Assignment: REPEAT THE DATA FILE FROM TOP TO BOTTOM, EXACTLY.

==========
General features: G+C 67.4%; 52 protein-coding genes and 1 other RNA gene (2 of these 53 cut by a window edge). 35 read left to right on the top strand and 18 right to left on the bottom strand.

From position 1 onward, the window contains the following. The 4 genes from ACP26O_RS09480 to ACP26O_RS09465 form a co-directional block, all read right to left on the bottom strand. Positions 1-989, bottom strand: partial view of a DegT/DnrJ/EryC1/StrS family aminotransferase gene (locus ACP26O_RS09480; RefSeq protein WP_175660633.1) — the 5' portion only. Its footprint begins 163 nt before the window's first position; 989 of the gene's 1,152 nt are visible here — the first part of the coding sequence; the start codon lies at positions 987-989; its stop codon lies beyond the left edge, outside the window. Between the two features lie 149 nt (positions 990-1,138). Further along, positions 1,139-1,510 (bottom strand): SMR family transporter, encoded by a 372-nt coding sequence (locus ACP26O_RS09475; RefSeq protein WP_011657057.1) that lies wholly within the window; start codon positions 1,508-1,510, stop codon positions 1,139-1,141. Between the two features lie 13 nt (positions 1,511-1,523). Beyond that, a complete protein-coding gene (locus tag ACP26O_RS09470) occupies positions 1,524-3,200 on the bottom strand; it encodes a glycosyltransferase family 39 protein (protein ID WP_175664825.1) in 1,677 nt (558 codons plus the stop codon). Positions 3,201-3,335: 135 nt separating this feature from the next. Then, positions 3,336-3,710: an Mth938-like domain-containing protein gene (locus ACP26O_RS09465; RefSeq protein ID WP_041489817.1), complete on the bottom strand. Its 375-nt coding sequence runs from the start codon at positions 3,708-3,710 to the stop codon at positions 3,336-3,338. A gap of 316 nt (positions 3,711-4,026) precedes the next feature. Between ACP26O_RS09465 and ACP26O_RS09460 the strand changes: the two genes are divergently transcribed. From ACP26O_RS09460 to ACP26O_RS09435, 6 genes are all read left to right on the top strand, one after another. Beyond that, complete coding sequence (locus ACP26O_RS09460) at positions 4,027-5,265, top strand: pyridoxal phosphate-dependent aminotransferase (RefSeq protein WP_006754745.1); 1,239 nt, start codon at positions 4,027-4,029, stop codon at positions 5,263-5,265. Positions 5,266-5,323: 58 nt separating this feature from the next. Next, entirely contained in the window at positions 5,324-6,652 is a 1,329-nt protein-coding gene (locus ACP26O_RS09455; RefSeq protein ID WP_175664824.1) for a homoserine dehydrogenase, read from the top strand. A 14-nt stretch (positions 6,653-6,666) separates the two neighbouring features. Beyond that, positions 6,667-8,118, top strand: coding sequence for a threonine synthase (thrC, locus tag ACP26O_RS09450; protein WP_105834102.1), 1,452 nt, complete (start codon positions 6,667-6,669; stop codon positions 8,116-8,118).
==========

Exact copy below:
General features: G+C 67.4%; 52 protein-coding genes and 1 other RNA gene (2 of these 53 cut by a window edge). 35 read left to right on the top strand and 18 right to left on the bottom strand.

From position 1 onward, the window contains the following. The 4 genes from ACP26O_RS09480 to ACP26O_RS09465 form a co-directional block, all read right to left on the bottom strand. Positions 1-989, bottom strand: partial view of a DegT/DnrJ/EryC1/StrS family aminotransferase gene (locus ACP26O_RS09480; RefSeq protein WP_175660633.1) — the 5' portion only. Its footprint begins 163 nt before the window's first position; 989 of the gene's 1,152 nt are visible here — the first part of the coding sequence; the start codon lies at positions 987-989; its stop codon lies beyond the left edge, outside the window. Between the two features lie 149 nt (positions 990-1,138). Further along, positions 1,139-1,510 (bottom strand): SMR family transporter, encoded by a 372-nt coding sequence (locus ACP26O_RS09475; RefSeq protein WP_011657057.1) that lies wholly within the window; start codon positions 1,508-1,510, stop codon positions 1,139-1,141. Between the two features lie 13 nt (positions 1,511-1,523). Beyond that, a complete protein-coding gene (locus tag ACP26O_RS09470) occupies positions 1,524-3,200 on the bottom strand; it encodes a glycosyltransferase family 39 protein (protein ID WP_175664825.1) in 1,677 nt (558 codons plus the stop codon). Positions 3,201-3,335: 135 nt separating this feature from the next. Then, positions 3,336-3,710: an Mth938-like domain-containing protein gene (locus ACP26O_RS09465; RefSeq protein ID WP_041489817.1), complete on the bottom strand. Its 375-nt coding sequence runs from the start codon at positions 3,708-3,710 to the stop codon at positions 3,336-3,338. A gap of 316 nt (positions 3,711-4,026) precedes the next feature. Between ACP26O_RS09465 and ACP26O_RS09460 the strand changes: the two genes are divergently transcribed. From ACP26O_RS09460 to ACP26O_RS09435, 6 genes are all read left to right on the top strand, one after another. Beyond that, complete coding sequence (locus ACP26O_RS09460) at positions 4,027-5,265, top strand: pyridoxal phosphate-dependent aminotransferase (RefSeq protein WP_006754745.1); 1,239 nt, start codon at positions 4,027-4,029, stop codon at positions 5,263-5,265. Positions 5,266-5,323: 58 nt separating this feature from the next. Next, entirely contained in the window at positions 5,324-6,652 is a 1,329-nt protein-coding gene (locus ACP26O_RS09455; RefSeq protein ID WP_175664824.1) for a homoserine dehydrogenase, read from the top strand. A 14-nt stretch (positions 6,653-6,666) separates the two neighbouring features. Beyond that, positions 6,667-8,118, top strand: coding sequence for a threonine synthase (thrC, locus tag ACP26O_RS09450; protein WP_105834102.1), 1,452 nt, complete (start codon positions 6,667-6,669; stop codon positions 8,116-8,118).